1. Introduction and applicability  

In India, mental health professionals (MHPs) and advocates are guided by a range of legislation, including the Indian Constitution, human rights-related parliamentary laws, the Mental Health Care Act (MHCA) of 2017, and international conventions and codes of ethics. These laws and conventions aim to ensure that mental health advocacy follows ethical standards and upholds the highest ideals of psychology.

However, there is currently no statutory “Code of Practice” (CoP) to complement the MHCA and clarify legal terms and provisions for stakeholders involved in addressing mental health issues in India. To address this gap, wmh.care is working to systematically define the rights and responsibilities of stakeholders and develop a code of ethics that outlines guidelines and best practices for integrity and professionalism in psychology and psychiatry.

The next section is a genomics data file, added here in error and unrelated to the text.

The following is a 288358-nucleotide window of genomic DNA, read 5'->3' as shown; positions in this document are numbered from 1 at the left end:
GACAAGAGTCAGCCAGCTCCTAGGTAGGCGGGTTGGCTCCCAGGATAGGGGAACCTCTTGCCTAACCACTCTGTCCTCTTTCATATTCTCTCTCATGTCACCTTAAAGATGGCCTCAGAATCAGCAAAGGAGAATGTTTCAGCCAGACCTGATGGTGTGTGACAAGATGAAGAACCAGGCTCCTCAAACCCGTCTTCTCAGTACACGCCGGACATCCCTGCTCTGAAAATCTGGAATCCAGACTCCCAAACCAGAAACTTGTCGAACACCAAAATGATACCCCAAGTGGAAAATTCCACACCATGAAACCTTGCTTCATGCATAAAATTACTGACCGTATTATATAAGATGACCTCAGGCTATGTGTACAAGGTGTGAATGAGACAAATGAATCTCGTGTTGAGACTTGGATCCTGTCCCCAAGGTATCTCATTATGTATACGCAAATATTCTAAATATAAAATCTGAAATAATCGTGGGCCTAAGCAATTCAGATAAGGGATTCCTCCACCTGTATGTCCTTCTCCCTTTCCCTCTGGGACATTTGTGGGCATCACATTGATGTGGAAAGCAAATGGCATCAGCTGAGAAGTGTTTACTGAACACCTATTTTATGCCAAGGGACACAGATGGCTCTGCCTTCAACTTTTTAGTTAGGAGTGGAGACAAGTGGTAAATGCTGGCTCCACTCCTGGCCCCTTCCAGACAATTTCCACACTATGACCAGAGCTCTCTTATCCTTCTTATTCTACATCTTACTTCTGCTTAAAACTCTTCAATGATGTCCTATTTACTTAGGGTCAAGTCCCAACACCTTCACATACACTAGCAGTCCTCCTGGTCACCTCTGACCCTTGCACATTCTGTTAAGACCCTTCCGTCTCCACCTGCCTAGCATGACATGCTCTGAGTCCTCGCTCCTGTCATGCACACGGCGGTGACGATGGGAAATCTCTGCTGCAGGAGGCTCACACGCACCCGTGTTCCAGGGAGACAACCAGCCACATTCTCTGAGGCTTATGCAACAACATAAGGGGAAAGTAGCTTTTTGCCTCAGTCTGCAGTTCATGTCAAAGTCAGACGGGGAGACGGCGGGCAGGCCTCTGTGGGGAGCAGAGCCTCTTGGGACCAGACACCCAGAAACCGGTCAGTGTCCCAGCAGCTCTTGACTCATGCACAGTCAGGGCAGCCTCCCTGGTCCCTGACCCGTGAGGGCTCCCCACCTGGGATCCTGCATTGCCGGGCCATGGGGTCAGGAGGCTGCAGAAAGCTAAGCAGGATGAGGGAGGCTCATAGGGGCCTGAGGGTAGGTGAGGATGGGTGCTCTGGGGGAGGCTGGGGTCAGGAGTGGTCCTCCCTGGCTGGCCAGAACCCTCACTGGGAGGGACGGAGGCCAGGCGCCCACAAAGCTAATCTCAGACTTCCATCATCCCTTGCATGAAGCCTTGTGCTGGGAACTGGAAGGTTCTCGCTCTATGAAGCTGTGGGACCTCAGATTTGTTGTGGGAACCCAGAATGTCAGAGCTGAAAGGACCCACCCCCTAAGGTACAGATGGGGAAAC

In India, mental health professionals and advocates are guided by various legislation, including the Indian Constitution, human rights-related laws, and the Mental Health Care Act (MHCA) of 2017. However, there is no statutory “Code of Practice” (CoP) to complement the MHCA and clarify legal terms and provisions for stakeholders.

Wmh.care aims to address this gap by defining the rights and responsibilities of stakeholders and developing a code of ethics for psychology and psychiatry. This ethical code covers activities related to mental health rights, care, and treatment across various contexts, including clinical practice, research, education, and administration.

While the prescribed ethics code aims to establish higher standards of conduct, it does not form the basis of civil liability. It serves to protect the autonomy and rights of patients and guide mental health practitioners in their duties. Violations of these standards may lead to charges of unethical professional conduct.